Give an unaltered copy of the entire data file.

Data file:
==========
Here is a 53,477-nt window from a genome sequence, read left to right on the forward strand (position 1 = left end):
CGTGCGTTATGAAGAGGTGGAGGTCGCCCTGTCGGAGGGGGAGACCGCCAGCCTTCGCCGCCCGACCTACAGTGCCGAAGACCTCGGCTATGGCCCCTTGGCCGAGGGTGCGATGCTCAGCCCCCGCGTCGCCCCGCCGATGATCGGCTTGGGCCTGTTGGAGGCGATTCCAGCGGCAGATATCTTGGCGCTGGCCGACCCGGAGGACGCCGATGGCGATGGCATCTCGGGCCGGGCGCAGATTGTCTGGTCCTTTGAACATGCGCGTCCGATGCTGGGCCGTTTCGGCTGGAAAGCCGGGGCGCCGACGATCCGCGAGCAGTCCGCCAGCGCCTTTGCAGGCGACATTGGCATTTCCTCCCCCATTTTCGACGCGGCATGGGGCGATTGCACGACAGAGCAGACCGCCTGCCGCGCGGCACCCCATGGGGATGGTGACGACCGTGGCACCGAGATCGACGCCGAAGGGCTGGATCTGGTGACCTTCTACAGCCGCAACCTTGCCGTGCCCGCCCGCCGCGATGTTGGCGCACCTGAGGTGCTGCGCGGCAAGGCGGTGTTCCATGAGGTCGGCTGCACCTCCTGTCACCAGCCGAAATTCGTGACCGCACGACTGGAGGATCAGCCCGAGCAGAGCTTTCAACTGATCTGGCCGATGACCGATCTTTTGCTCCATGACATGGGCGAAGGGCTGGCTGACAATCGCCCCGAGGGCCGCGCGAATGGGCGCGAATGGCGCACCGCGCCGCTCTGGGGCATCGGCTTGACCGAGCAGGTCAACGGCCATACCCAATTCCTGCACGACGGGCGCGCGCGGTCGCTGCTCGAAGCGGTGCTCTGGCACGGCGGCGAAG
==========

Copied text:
Here is a 53,477-nt window from a genome sequence, read left to right on the forward strand (position 1 = left end):
CGTGCGTTATGAAGAGGTGGAGGTCGCCCTGTCGGAGGGGGAGACCGCCAGCCTTCGCCGCCCGACCTACAGTGCCGAAGACCTCGGCTATGGCCCCTTGGCCGAGGGTGCGATGCTCAGCCCCCGCGTCGCCCCGCCGATGATCGGCTTGGGCCTGTTGGAGGCGATTCCAGCGGCAGATATCTTGGCGCTGGCCGACCCGGAGGACGCCGATGGCGATGGCATCTCGGGCCGGGCGCAGATTGTCTGGTCCTTTGAACATGCGCGTCCGATGCTGGGCCGTTTCGGCTGGAAAGCCGGGGCGCCGACGATCCGCGAGCAGTCCGCCAGCGCCTTTGCAGGCGACATTGGCATTTCCTCCCCCATTTTCGACGCGGCATGGGGCGATTGCACGACAGAGCAGACCGCCTGCCGCGCGGCACCCCATGGGGATGGTGACGACCGTGGCACCGAGATCGACGCCGAAGGGCTGGATCTGGTGACCTTCTACAGCCGCAACCTTGCCGTGCCCGCCCGCCGCGATGTTGGCGCACCTGAGGTGCTGCGCGGCAAGGCGGTGTTCCATGAGGTCGGCTGCACCTCCTGTCACCAGCCGAAATTCGTGACCGCACGACTGGAGGATCAGCCCGAGCAGAGCTTTCAACTGATCTGGCCGATGACCGATCTTTTGCTCCATGACATGGGCGAAGGGCTGGCTGACAATCGCCCCGAGGGCCGCGCGAATGGGCGCGAATGGCGCACCGCGCCGCTCTGGGGCATCGGCTTGACCGAGCAGGTCAACGGCCATACCCAATTCCTGCACGACGGGCGCGCGCGGTCGCTGCTCGAAGCGGTGCTCTGGCACGGCGGCGAAG